• Go Directly To The Insurance Company’s Website And Get A Quote. 

As you’re filling out the online application, have all of the information you gathered from earlier steps.

It’s essential to be as accurate as possible as you provide all of the details in your application.

If anything that you report is false, then it could result in cancellation of coverage or a rate hike. 

6. Pay For Coverage

There are multiple options when paying for your health insurance coverage especially if you are paying through the exchange. 

However, it's essential to make sure your premium payments arrive on-time to the insurance company or you will miss open enrollment and be unable to purchase coverage for the rest of the year. 

Try to pay by direct deposit if you can and if you can't be sure that your premiums are paid well before the end of the open enrollment period.

INSURANCE WHERE YOU LIVE

Health insurance by state.

7. Remember Your Start Date

Before you start trying to use your coverage be sure to know exactly when your policy will go into effect. 

One of the largest issues you can run into is using your coverage before it starts.

This could cost you a ton of money if you end up going to a doctor that would no longer be in your network come the affective date of your policy.

You would also be in the position of spending money before it would go towards your new deductible and co-insurance.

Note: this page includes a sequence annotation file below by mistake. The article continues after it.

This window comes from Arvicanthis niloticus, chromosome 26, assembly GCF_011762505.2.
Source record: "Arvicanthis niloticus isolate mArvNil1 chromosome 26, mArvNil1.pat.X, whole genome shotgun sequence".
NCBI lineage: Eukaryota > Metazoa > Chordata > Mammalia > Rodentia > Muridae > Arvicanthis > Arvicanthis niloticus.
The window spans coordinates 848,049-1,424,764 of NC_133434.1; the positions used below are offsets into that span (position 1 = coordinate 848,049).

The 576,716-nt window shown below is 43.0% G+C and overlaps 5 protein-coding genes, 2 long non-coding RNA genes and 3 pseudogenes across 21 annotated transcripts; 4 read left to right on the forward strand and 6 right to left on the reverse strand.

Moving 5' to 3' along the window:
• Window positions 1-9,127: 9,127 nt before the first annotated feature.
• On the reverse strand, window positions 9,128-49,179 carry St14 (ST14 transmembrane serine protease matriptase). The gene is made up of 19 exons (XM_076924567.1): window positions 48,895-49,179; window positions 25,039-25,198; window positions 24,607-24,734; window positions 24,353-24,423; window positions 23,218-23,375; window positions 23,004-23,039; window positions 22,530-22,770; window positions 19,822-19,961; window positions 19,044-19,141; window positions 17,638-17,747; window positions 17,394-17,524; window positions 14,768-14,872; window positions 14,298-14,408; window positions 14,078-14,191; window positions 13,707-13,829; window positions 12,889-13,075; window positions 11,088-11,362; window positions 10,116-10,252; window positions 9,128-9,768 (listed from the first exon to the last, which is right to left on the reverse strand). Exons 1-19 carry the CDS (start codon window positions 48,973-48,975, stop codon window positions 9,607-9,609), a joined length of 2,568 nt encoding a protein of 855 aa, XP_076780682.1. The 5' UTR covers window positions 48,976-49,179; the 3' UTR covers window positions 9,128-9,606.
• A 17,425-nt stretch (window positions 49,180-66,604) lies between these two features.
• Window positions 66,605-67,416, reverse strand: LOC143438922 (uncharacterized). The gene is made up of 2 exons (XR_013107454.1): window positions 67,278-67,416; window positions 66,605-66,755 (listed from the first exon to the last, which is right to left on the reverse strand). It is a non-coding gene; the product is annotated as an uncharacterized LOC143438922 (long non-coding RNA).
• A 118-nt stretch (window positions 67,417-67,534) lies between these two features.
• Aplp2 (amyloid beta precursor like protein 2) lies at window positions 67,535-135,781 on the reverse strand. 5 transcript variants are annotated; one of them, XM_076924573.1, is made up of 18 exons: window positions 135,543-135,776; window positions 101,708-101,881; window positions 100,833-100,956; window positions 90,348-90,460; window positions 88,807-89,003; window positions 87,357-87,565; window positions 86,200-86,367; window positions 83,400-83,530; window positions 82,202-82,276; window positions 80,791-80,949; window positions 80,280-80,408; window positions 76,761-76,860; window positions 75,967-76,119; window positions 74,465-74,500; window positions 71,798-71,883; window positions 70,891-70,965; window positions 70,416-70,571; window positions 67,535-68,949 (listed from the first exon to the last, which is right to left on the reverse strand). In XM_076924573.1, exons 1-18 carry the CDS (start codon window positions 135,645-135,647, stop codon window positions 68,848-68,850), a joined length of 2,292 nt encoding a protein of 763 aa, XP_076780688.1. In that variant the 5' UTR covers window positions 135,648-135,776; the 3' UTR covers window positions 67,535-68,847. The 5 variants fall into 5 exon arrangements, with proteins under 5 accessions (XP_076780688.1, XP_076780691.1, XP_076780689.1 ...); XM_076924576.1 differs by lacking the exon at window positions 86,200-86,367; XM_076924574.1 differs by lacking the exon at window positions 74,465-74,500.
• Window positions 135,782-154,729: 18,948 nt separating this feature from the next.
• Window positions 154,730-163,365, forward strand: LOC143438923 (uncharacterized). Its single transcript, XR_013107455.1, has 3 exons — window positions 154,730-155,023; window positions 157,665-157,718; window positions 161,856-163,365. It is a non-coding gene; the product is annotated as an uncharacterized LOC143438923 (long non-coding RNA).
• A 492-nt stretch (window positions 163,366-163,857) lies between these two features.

Be sure to keep a copy of your insurance card with you and make sure you present the correct one when you visit any type of medical facility.

Taking Action

People often ask me, “Is it cheaper to get health insurance online?”

The answer is not really, most of the pricing is already baked into the policy, but you can save yourself a headache if you do the correct research.

The first quote you get isn’t necessarily going to be the best. Make sure you shop around to get the lowest rates. 

By using the Internet to get health insurance, you’ll be able to compare rates from multiple companies side by side, instead of having to take an agent’s word at face value.

There is no need to wait around to get started, you don't want to miss the open enrollment.


Sa El

About the author

Sa El is the Co-Founder of Simply Insurance and a licensed Insurance Agent with over 12 years of experience in the industry.  He specializes in Life & Health Insurance and is certified in Long Term Care Insurance in the state of Georgia. He is also an Official Member of the Forbes Finance Council, a licensed real estate agent in the state of Georgia (License #382602), an entrepreneur, insurance educator, and freelance writer.


{"email":"Email address invalid","url":"Website address invalid","required":"Required field missing"}